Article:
Conan The Barbarian
Varese Sarabande Records, 1999
REVIEW BY: Alfredo Narvaez
ORIGINALLY PUBLISHED: 01/30/2001
Do me a favor. Never, EVER drive to this music.
If you want to end up causing a major accident on any interstate in the nation, then drive to this great score by Basil Poledouris. It's that simple. Drive, put this in your CD player, and feel yourself become the wrath of Crom!
OK, I'll back up now and give you some exposition -- aka drop some knowledge on your ass.
In the early 1980s, director John Milius and producer Dino De Laurentis were putting together the film adaptation of Robert E. Howard's classic character. De Laurentis wanted a pop score-something akin to Queen's soundtrack to Flash Gordon. Milius disagreed and decided to bring in composer/director Basil Poledouris to create an epic style score to his movie. Poledouris went in and delivered what has become one of the best-known film scores of the last twenty years.
The music starts with the classic "Anvil Of Crom." Known for its rhythmic pounding and loud trumpets, "Anvil" has become one of the ten most used pieces in movie trailers (Just think of last year's Gladiator.) Right behind it comes the two-part "Riddle Of Steel/Riders Of Doom." The first part, "Riddle Of Steel," is very soft and quiet, as a father teaches his son. Then, the cue changes directions and becomes this classic action piece known for its ominous chanting. (For the record it goes, "Ave tela/Ave cruor/Ave /Moritur" or "Hail terror/Hail gore/Hail blood/Hail those who are about to die/"). Cool stuff, indeed.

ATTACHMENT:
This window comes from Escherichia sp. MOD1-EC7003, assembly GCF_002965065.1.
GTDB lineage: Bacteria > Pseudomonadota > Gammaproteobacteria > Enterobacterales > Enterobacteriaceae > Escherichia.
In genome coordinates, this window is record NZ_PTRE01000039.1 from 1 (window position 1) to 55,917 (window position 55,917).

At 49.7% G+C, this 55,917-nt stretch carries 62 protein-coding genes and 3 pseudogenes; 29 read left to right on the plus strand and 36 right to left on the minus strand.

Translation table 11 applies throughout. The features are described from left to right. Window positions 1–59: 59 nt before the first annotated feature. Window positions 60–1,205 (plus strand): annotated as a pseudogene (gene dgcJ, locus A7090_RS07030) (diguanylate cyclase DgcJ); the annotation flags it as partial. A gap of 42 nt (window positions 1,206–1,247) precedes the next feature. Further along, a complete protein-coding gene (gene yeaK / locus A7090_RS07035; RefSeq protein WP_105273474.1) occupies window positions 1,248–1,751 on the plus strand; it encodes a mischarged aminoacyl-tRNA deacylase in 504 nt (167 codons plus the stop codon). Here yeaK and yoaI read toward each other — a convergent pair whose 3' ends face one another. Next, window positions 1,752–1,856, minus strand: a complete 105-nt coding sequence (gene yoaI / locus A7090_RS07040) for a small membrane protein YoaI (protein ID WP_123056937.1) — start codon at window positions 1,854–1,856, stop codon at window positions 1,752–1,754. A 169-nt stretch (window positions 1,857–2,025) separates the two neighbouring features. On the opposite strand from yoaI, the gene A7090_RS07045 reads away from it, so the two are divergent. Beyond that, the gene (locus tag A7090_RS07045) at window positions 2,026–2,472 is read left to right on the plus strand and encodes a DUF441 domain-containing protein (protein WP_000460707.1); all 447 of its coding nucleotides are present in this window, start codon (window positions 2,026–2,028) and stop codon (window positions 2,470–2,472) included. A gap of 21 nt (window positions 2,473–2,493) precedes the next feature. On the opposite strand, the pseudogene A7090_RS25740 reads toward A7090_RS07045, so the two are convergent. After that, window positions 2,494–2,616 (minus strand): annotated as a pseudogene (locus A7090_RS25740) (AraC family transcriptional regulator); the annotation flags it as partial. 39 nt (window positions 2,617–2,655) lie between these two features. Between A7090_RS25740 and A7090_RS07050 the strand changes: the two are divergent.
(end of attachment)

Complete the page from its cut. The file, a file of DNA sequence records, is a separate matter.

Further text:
From there, Poledouris shifts the music from light-adventure ("Theology/Civilization") to dark and ominous tones ("Gift Of Fury," "The Wheel Of Pain") and to epic classic ("Atlantean Sword" and "The Kitchen/The Orgy"). At every step, it's his music that ties this movie together and makes it memorable. He manages to use the very same cues in both light tones ("Civilization") and serious tones ("Wifeing").
Just how into this was Poledouris? He uses one of the most famous Gregorian chant ever, the "Dies Irae" or the Catholic Mass for the Dead as a sub-theme for the evil Thulsa Doom. Appearing in "Mountain Of Power Procession," it manages to provide enough subtle hints about Doom's true nature that James Earl Jones doesn't always have to resonate with evil - though he manages to at every turn.
The album closes with the classic "Battle Of The Mounds" and "Death Of Rexor" - two classic action cues where Poledouris shoves all the major cues back to us - before giving us a haunting piece with "The Orphans Of Doom/The Awakening." It's a quiet way of ending all of this impressive loudness.
I highly recommend this soundtrack to film music lovers, action music lovers-heck, to every music lover! Just make sure to never listen to it while driving. Otherwise, you may feel the need to crush your enemies, drive them before you and hear the lamentations of their women. Then again, that may not be such a bad idea.